As Deloitte explains, prior to the amendments, many Broker-Dealers used ‘systems and technology that have been built in-house many years ago’, creating challenges for auditors and regulators (Deloitte 2015). Accordingly, the amendments increased internal control requirements to manage the risk of customer losses from unexpected Broker-Dealer failures. Specifically, Broker-Dealers must maintain controls for and documentation demonstrating moment-to-moment compliance with requirements to hold adequate net capital and to segregate customer assets. The amendments spurred significant technological investment: Broker-Dealers began to ‘invest in shoring up technology or data architecture to alleviate data-related concerns, including rationalizing data sources and centralizing data into a single data source… [thus establishing] increased accuracy and completeness of source data’ (EY 2019).

RegTech effect

We document three important effects of technology-driven compliance:

1. Direct effects on technology adoption

Firms subject to the amendment undertake significant technological and labor expenditures. Specifically, affected firms increase their IT budgets, add data management and enterprise resource planning software tools that directly aid compliance with the amendment, and add servers and computers. Their job postings mentioning compliance and ERP skills also increase. Thus, automating compliance efforts does not necessarily reduce demand for labor—a finding that has also emerged from other studies of technology adoption (Acemoglu and Restrepo 2019).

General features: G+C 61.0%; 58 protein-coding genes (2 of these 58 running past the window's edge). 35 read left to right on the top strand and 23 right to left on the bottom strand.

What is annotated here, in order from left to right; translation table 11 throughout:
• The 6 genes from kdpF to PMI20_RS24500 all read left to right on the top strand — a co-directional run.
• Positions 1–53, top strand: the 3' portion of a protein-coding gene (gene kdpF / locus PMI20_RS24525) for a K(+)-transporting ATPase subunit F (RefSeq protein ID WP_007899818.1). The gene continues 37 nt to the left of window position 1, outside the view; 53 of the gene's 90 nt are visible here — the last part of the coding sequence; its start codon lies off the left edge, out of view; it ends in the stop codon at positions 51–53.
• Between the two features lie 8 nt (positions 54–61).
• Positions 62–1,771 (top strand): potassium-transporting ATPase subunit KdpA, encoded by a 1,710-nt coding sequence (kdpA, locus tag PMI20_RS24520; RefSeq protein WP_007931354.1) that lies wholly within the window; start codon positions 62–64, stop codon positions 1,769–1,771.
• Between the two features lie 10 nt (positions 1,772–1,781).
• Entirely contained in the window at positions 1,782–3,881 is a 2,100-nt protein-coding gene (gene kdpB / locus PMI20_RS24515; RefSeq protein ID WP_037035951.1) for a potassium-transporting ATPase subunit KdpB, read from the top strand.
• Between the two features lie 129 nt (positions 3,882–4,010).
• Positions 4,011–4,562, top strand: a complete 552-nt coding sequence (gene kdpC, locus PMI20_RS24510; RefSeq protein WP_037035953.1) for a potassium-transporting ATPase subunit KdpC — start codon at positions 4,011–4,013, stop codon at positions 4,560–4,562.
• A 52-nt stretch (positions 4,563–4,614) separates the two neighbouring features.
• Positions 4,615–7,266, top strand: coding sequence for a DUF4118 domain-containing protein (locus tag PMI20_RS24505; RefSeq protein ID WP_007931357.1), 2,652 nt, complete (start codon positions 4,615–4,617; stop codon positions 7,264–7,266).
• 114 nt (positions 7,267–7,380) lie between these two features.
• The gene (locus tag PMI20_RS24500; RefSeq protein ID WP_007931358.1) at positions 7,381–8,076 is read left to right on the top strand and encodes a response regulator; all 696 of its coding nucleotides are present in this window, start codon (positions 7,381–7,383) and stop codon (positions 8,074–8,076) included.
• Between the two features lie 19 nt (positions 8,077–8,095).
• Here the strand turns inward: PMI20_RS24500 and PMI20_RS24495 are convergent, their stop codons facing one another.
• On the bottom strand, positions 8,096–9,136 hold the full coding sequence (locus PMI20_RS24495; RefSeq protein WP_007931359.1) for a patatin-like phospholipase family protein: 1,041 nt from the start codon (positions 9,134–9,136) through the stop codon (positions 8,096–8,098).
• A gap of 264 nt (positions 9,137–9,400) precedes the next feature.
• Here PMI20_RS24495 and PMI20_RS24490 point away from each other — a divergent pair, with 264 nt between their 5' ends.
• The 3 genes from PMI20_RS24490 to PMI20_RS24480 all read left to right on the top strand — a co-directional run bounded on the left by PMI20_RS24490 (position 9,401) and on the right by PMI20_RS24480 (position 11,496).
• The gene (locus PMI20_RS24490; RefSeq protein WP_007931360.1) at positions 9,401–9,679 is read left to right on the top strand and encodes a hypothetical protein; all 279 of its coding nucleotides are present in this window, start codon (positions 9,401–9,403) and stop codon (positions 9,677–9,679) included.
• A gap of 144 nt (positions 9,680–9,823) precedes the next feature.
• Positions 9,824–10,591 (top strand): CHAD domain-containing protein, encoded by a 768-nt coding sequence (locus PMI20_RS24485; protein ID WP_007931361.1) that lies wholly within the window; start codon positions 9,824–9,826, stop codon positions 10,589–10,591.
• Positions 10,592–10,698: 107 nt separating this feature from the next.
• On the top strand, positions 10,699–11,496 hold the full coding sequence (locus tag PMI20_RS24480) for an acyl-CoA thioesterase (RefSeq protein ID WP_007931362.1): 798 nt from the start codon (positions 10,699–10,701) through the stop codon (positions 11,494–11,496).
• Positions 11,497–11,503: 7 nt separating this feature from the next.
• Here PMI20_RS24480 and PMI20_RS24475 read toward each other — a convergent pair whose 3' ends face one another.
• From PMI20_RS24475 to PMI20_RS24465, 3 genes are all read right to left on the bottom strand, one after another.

2. Indirect effects on technology adoption

Interestingly, regulation has a second, less direct effect on technology adoption at affected firms. The basic idea is that data and information systems are what economists call ‘non-rivalrous’ goods: unlike, for example, a forklift or a manager, data can be used by multiple functions of the firm at the same time without exhaustion.

To illustrate, when the firm improves its data and information systems for compliance purposes, non-compliance functions can also benefit from being able to use them. As a specific example, our study finds significant increases in the adoption of customer relationship management tools. We also find affected firms adopt more website technologies, especially premium technologies that enable transaction security, fraud detection, and marketing engagement. Both types of technology adoption – software and website technology – leverage high-quality data of the type that compliance efforts commonly produce.